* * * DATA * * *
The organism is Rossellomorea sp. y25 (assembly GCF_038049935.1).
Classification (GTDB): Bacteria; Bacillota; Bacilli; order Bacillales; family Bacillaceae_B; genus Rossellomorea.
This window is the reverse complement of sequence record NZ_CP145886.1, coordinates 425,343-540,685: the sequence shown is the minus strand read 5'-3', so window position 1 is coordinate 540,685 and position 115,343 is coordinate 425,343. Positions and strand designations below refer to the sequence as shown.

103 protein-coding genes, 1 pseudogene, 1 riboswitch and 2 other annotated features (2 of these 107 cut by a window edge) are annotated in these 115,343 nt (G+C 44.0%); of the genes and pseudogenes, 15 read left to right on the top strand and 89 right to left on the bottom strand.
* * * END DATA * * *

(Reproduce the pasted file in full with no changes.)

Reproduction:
The organism is Rossellomorea sp. y25 (assembly GCF_038049935.1).
Classification (GTDB): Bacteria; Bacillota; Bacilli; order Bacillales; family Bacillaceae_B; genus Rossellomorea.
This window is the reverse complement of sequence record NZ_CP145886.1, coordinates 425,343-540,685: the sequence shown is the minus strand read 5'-3', so window position 1 is coordinate 540,685 and position 115,343 is coordinate 425,343. Positions and strand designations below refer to the sequence as shown.

103 protein-coding genes, 1 pseudogene, 1 riboswitch and 2 other annotated features (2 of these 107 cut by a window edge) are annotated in these 115,343 nt (G+C 44.0%); of the genes and pseudogenes, 15 read left to right on the top strand and 89 right to left on the bottom strand.